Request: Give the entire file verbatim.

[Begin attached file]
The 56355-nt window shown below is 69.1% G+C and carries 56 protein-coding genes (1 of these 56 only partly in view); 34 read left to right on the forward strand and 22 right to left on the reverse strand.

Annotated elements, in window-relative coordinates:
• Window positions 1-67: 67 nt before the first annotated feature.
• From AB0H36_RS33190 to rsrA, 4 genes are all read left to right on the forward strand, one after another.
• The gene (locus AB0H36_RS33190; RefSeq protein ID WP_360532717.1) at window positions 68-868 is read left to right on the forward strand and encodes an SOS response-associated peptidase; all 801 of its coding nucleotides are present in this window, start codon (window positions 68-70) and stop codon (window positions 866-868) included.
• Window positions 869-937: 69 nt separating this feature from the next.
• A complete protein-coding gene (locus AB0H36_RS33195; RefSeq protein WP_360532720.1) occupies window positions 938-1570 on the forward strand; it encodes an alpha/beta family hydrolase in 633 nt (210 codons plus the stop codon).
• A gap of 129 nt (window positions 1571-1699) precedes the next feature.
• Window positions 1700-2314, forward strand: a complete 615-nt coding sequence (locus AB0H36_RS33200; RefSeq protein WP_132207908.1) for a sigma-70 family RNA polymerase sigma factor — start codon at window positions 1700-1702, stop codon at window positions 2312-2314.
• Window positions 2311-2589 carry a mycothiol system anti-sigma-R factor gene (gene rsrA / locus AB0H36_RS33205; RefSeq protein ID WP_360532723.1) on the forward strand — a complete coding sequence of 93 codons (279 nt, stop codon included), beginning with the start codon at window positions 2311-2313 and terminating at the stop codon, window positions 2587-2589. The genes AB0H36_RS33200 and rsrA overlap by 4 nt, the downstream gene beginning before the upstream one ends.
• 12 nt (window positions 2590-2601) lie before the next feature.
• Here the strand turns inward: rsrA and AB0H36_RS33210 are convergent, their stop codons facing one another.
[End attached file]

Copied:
The 56355-nt window shown below is 69.1% G+C and carries 56 protein-coding genes (1 of these 56 only partly in view); 34 read left to right on the forward strand and 22 right to left on the reverse strand.

Annotated elements, in window-relative coordinates:
• Window positions 1-67: 67 nt before the first annotated feature.
• From AB0H36_RS33190 to rsrA, 4 genes are all read left to right on the forward strand, one after another.
• The gene (locus AB0H36_RS33190; RefSeq protein ID WP_360532717.1) at window positions 68-868 is read left to right on the forward strand and encodes an SOS response-associated peptidase; all 801 of its coding nucleotides are present in this window, start codon (window positions 68-70) and stop codon (window positions 866-868) included.
• Window positions 869-937: 69 nt separating this feature from the next.
• A complete protein-coding gene (locus AB0H36_RS33195; RefSeq protein WP_360532720.1) occupies window positions 938-1570 on the forward strand; it encodes an alpha/beta family hydrolase in 633 nt (210 codons plus the stop codon).
• A gap of 129 nt (window positions 1571-1699) precedes the next feature.
• Window positions 1700-2314, forward strand: a complete 615-nt coding sequence (locus AB0H36_RS33200; RefSeq protein WP_132207908.1) for a sigma-70 family RNA polymerase sigma factor — start codon at window positions 1700-1702, stop codon at window positions 2312-2314.
• Window positions 2311-2589 carry a mycothiol system anti-sigma-R factor gene (gene rsrA / locus AB0H36_RS33205; RefSeq protein ID WP_360532723.1) on the forward strand — a complete coding sequence of 93 codons (279 nt, stop codon included), beginning with the start codon at window positions 2311-2313 and terminating at the stop codon, window positions 2587-2589. The genes AB0H36_RS33200 and rsrA overlap by 4 nt, the downstream gene beginning before the upstream one ends.
• 12 nt (window positions 2590-2601) lie before the next feature.
• Here the strand turns inward: rsrA and AB0H36_RS33210 are convergent, their stop codons facing one another.